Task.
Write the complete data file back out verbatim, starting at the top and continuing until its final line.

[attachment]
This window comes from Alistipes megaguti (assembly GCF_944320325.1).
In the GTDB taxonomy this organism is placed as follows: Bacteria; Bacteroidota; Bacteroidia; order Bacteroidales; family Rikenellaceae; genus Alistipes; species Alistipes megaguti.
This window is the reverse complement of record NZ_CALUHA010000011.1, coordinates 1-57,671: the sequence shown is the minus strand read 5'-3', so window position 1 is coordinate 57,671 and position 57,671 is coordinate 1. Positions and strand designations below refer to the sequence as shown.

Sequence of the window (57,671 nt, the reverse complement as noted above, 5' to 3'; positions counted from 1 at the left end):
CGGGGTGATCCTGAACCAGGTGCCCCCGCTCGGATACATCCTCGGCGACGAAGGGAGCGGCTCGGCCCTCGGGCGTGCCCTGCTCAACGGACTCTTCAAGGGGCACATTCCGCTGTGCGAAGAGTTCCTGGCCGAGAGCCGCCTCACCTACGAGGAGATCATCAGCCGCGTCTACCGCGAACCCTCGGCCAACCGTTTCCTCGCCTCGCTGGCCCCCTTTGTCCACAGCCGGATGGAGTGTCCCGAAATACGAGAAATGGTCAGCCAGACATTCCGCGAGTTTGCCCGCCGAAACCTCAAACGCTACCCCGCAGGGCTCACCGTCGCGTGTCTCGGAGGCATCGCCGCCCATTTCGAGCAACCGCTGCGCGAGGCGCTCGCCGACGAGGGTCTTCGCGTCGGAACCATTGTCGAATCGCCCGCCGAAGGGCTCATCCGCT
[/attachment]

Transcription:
This window comes from Alistipes megaguti (assembly GCF_944320325.1).
In the GTDB taxonomy this organism is placed as follows: Bacteria; Bacteroidota; Bacteroidia; order Bacteroidales; family Rikenellaceae; genus Alistipes; species Alistipes megaguti.
This window is the reverse complement of record NZ_CALUHA010000011.1, coordinates 1-57,671: the sequence shown is the minus strand read 5'-3', so window position 1 is coordinate 57,671 and position 57,671 is coordinate 1. Positions and strand designations below refer to the sequence as shown.

Sequence of the window (57,671 nt, the reverse complement as noted above, 5' to 3'; positions counted from 1 at the left end):
CGGGGTGATCCTGAACCAGGTGCCCCCGCTCGGATACATCCTCGGCGACGAAGGGAGCGGCTCGGCCCTCGGGCGTGCCCTGCTCAACGGACTCTTCAAGGGGCACATTCCGCTGTGCGAAGAGTTCCTGGCCGAGAGCCGCCTCACCTACGAGGAGATCATCAGCCGCGTCTACCGCGAACCCTCGGCCAACCGTTTCCTCGCCTCGCTGGCCCCCTTTGTCCACAGCCGGATGGAGTGTCCCGAAATACGAGAAATGGTCAGCCAGACATTCCGCGAGTTTGCCCGCCGAAACCTCAAACGCTACCCCGCAGGGCTCACCGTCGCGTGTCTCGGAGGCATCGCCGCCCATTTCGAGCAACCGCTGCGCGAGGCGCTCGCCGACGAGGGTCTTCGCGTCGGAACCATTGTCGAATCGCCCGCCGAAGGGCTCATCCGCT